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Ironskin, by Tina Connolly

Why I Picked It Up: I got this on preview night at Comic Con this year. The cover copy had me at "Jane Eyre" and "Fey." Also, the cover art is lovely. I proceeded to carry it around with me for most of con.
Goodreads Star Rating: 3/5


General, possibly spoilery thoughts:
The story definitely leans heavily on Jane Eyre, but I knew that from the description. Young woman who's had a rough life takes a job as a governess at a secluded manor with a mysteriously intriguing master... you know the drill. The dynamic between Jane (yes, that's still her name), and Mr. Rochart is quite familiar, too. But then there's the fact that this is set in an England that is... roughly equivalent to the early 20's, but instead of WWI, there's just been a big war with the Fey, who humans were dependent on for technology up until the war, so now lots of things don't work and actual human innovation and invention is years behind where it would have been, and anyone who has been wounded by shrapnel from Fey weapons is infected with a curse that makes their emotions dangerous to people around them, and so they have to cover the affected area with iron, hence the term "Ironskin."

Anyway... it was a good way to pass the time. The slow development of Jane's understanding of what it means to have bits of Fey inside her was interesting, (Jane's an Ironskin who wears a mask on her face to hide her scarring, and to keep her anger from infecting others around her) and some of the world-building was unique. As in Jane Eyre, Mr. Rochart has a secret, but it's not a madwoman in the attic. It's something a lot more supernatural, and actually quite sad.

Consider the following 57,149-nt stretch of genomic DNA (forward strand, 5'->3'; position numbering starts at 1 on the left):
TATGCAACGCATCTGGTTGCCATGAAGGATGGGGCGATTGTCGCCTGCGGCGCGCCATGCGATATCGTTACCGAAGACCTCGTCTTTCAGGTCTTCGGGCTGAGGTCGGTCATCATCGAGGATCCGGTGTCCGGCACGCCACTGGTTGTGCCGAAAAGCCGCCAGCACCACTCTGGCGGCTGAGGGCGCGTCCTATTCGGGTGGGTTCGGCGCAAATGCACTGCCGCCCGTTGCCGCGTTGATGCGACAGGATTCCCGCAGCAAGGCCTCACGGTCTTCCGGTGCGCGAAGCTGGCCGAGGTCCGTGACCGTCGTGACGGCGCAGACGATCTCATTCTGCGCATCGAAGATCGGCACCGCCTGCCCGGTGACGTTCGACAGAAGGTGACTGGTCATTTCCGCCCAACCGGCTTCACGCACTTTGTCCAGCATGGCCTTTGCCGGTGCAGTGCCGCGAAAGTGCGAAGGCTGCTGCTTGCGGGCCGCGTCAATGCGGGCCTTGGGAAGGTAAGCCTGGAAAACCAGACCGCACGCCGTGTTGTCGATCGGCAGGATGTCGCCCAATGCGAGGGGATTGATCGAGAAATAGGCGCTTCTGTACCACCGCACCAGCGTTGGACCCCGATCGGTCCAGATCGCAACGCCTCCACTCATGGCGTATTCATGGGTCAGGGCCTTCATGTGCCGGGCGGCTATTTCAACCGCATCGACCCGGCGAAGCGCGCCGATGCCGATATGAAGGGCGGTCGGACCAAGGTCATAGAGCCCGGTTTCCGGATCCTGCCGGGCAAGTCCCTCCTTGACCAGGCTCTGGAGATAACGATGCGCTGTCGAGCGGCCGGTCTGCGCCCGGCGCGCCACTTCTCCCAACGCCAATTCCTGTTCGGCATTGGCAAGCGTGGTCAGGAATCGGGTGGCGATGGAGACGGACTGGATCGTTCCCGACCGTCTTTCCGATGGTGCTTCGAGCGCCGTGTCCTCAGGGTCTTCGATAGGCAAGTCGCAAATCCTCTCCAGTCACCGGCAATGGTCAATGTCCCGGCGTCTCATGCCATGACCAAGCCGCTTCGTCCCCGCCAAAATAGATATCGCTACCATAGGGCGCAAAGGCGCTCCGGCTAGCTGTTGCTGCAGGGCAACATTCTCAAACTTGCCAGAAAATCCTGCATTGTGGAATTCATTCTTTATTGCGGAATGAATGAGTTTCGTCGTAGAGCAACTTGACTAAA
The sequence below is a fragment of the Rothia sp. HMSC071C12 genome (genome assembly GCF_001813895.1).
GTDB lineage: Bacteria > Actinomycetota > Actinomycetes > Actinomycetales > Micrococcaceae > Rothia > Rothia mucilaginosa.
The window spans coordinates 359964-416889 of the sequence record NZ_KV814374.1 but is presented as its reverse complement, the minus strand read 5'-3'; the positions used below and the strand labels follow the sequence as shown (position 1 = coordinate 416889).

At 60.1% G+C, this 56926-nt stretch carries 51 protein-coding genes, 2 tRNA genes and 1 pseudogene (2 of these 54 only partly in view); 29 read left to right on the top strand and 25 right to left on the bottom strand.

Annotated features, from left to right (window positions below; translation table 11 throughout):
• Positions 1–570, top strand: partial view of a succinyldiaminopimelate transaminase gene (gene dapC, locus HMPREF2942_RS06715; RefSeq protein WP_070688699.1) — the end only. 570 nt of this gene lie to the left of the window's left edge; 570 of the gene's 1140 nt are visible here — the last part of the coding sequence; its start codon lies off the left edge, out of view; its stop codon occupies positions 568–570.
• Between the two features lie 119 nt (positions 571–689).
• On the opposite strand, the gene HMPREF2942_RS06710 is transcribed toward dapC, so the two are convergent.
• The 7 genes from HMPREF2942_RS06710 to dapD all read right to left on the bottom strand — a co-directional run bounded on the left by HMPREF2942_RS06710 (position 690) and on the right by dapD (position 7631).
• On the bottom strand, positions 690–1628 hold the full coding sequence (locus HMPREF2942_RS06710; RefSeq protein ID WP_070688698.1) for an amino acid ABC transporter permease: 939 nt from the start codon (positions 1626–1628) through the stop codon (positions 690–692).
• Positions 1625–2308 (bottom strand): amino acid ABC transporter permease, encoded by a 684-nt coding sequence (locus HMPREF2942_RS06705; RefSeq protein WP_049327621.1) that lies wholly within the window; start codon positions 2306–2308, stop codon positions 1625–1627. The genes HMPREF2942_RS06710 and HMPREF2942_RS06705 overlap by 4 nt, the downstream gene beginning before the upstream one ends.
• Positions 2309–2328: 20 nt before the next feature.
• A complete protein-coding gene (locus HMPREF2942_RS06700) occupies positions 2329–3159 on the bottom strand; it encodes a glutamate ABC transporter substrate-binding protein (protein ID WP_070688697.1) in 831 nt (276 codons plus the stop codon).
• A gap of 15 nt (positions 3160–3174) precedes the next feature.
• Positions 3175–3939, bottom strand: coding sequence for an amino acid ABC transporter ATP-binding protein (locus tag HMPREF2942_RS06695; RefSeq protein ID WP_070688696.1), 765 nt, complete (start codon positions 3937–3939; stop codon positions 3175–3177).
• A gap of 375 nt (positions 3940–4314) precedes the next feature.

I did have a bit of an issue with how most of the women other than Jane (especially the pretty ones) are silly and vain and vapid. It's the kind of "I'm not like other girls" thinking that, while it seems subversive on the surface, is actually saying, "Don't lump me in with those other women who have characteristics that are seen as weak and useless." Never mind that those "other women" have those characteristics because they've been taught that this is the right way to be a woman. It's another way patriarchal systems set women against each other, and it drives me up a wall, especially when it's the "role model" main characters who are espousing the "I'm not like other girls" line. I'm willing to withhold harsher judgement, though, until I've read the second book, which I found out it is going to focus on Jane's sister, Helen, who spends most of this book being the beautiful, fluttery foil to Jane's good common sense.

Anyway, it was a fun read with a slightly info-dumpy, heavy-handed environmental message at the end. (And I'm as much of a tree-hugging hippie as you're likely to meet.) Still, I'd like to see if your library has the next one in the series.

Read this if: You'd like a unique take on British faerie mythology, or if you like the idea of a slightly steampunk take on Jane Eyre.


My Life as a White Trash Zombie by Diana Rowland
Why I Picked It Up: Again, this was a comic-con freebie. I had a choice between this and several YA books that didn't seem at all interesting to me, and so even though I don't usually go for zombie fiction, the title made me do a double take, and so I picked it up. (this is the first zombie BOOK I've read... and I've seen the first two seasons of Walking Dead.) Also, this little paperback was the lightest of my Comic-con freebies, so it fit nicely into my bag.